His name is known…

Lazarus may well have lain outside the gate of the rich man but he was comforted inside the gate of God.

Among the many differences between rich and poor, one might be that the names of the rich are known individually, at least according to the Richest 100 list. In this story (Luke 16: 19 – 31), it is not the rich who are known by name. The only one known by name here is Lazarus; and, he is hardly the celebrity with whom people would want to be identified or the one whose name would be found in people’s desirable contact list. While the rich man was covered in the finest clothing, Lazarus was covered in boils and sores. While the rich man feasted sumptuously, Lazarus was desperate even for the crumbs from the table.

However, despite his situation of degradation and despair, Lazarus is the one known, called and welcomed within God’s gate. Yet, on reading the story, we have to recognise that the rich man is not accused, nor condemned, as a result of any named sin. Likewise, Lazarus is not accredited as righteous because of anything he has done or not done.

On reflection, perhaps, the rich man has been found wanting due to being blind to the suffering reality lived by those outside his gate. He has done well. He might even convince himself that he has his riches due to his own hard work. Or the hard work of others whose riches have been inherited by him. He might even believe his riches are a sign of God’s blessing on his life. Yet, he is the one whose name is not known and who finds himself outside the gate of Heaven and within the gate of Hades.

Equally, the story does not say what Lazarus may have done, or not done, to be comforted with such heavenly blessing. There is no mention of faith or works, simply position in the world, as one who is destitute and suffering. How those tables were turned. Here, the rich man has become the beggar and Lazarus has his name called out to join the Kingdom feast. Yet even in the judgement and condemnation, there appears no malice against the rich man. The chasm has been set and it is just not possible to cross it.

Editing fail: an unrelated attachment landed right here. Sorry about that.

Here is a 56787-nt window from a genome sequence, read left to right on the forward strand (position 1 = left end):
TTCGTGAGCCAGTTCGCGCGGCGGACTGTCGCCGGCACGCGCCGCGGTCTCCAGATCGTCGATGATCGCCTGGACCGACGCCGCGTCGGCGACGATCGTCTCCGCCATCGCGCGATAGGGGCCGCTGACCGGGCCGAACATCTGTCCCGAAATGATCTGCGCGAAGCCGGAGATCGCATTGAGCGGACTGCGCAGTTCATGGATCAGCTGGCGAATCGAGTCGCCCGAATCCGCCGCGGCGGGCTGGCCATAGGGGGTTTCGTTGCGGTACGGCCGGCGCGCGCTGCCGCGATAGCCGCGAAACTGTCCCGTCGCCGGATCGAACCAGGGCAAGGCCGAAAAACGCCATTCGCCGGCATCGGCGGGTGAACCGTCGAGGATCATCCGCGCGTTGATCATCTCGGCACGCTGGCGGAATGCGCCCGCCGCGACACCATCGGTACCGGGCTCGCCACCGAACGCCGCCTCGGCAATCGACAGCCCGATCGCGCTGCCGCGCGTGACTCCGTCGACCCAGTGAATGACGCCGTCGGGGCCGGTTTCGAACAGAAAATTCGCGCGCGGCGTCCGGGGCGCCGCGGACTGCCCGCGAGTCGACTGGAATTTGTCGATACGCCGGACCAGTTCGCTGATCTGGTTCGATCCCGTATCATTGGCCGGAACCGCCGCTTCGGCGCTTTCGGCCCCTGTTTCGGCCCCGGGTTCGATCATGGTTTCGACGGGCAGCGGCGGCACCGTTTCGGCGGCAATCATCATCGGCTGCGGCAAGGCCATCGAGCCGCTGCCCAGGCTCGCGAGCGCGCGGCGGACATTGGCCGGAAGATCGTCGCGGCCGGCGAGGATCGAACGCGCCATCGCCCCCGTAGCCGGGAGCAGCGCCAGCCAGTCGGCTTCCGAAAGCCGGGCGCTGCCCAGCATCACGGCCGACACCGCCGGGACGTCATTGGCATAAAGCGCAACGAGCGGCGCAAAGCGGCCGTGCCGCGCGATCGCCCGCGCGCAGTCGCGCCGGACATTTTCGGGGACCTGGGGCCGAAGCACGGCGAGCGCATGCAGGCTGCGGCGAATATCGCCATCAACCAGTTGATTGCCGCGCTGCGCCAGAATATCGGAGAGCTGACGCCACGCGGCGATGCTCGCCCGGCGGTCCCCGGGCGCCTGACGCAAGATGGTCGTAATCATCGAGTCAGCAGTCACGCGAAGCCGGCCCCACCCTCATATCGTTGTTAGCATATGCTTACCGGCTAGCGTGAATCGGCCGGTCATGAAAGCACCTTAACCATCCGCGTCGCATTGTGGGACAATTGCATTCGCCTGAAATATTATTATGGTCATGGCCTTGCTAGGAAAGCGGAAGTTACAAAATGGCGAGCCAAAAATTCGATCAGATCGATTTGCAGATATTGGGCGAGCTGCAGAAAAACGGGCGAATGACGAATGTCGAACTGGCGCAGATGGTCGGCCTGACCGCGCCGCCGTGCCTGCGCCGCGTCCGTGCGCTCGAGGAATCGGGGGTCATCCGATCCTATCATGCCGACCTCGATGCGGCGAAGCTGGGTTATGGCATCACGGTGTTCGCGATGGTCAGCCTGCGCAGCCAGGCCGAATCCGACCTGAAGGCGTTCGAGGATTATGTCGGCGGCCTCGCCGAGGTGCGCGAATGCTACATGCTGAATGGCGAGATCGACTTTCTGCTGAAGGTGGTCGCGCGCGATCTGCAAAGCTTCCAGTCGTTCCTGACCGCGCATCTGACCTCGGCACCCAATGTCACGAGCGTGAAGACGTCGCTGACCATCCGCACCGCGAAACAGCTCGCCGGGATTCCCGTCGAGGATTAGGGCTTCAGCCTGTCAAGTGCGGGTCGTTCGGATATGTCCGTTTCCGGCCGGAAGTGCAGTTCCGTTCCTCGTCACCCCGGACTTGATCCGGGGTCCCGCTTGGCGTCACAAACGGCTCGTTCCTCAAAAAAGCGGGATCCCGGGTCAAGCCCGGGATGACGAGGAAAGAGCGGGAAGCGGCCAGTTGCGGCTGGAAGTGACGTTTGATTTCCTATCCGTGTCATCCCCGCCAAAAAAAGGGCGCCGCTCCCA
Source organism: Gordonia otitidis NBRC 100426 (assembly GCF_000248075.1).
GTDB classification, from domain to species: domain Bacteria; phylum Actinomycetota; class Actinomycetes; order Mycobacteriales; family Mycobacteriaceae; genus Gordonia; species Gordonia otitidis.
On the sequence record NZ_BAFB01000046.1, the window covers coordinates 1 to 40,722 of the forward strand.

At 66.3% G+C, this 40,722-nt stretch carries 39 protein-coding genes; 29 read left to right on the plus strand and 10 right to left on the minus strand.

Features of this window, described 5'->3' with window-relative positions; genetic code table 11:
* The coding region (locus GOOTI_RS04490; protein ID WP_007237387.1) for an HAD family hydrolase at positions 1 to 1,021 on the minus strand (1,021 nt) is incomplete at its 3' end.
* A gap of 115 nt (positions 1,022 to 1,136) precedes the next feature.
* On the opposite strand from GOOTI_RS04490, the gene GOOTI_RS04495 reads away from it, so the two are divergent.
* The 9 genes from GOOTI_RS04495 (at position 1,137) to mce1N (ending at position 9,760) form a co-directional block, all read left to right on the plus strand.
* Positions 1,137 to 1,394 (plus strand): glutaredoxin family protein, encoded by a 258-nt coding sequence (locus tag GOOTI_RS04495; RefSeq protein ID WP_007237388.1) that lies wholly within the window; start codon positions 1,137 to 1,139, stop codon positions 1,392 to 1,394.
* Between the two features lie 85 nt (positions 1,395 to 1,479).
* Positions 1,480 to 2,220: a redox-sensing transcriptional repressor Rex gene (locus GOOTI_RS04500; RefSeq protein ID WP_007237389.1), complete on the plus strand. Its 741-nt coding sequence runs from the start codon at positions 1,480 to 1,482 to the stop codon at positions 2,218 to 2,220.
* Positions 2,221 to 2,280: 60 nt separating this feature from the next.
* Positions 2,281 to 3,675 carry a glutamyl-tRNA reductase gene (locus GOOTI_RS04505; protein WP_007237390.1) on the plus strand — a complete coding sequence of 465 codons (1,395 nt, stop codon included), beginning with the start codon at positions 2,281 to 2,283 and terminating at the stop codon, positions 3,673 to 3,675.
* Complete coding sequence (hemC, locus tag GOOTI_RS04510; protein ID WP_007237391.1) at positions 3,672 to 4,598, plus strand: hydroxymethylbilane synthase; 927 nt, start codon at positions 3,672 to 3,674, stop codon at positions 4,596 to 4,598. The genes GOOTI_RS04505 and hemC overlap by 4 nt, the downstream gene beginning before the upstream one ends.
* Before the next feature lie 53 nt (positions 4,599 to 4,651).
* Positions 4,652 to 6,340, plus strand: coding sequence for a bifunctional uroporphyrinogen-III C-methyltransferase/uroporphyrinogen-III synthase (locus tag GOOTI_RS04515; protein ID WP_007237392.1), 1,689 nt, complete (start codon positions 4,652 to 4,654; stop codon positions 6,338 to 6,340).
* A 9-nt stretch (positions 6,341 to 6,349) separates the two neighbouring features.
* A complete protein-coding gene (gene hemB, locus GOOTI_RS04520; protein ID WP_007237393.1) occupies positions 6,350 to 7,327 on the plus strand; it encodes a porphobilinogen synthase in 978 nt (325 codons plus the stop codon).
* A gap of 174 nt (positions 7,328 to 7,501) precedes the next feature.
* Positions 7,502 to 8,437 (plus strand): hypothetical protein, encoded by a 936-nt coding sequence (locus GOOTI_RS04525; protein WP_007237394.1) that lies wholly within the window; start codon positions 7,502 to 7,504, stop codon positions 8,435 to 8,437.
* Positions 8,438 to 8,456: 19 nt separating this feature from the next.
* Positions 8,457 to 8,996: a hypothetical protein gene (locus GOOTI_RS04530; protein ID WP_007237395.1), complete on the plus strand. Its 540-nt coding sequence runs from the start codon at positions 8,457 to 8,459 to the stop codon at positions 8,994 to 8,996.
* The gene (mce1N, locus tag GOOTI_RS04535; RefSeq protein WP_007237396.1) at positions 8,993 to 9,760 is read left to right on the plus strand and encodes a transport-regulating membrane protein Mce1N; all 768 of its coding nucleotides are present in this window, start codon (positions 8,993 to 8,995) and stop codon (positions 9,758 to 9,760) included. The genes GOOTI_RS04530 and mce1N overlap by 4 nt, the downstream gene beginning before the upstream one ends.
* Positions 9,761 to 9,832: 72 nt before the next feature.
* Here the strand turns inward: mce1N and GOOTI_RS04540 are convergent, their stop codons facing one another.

It is also interesting to note how Lazarus does not speak for himself. He does not have to. The angels, Abraham, God, and the whole company of heaven, have become his spokespersons, advocates and comforters. Meanwhile, as the rich man speaks, he does so isolated by himself, without an advocate or comforter or community of hope.

So, as we move towards this coming week, I wonder how aware are we are of our riches of possession and possibility? How blind do they make us to the Lazarus’ of the world, those who remain outside our churches’ gates and on the other side of any fixed chasm of privilege and position? Does God even know our name? What more than the chasm crossing risen Christ is needed to convince us, and our world, of the need to be known by him?

Convinced, at the end of the day, may we each be known to God individually by name, carried by the angels and welcomed within the gates of the heaven to his table of life.

Lord, have mercy…

What is this I hear about you?

There was no argument about it, no attempt at self-justification; simply a recognition that he had been caught (Luke 16: 1- 13). But rather than throw himself on the mercy of the rich employer, the manager started trying to figure out how to make the best out of a bad situation.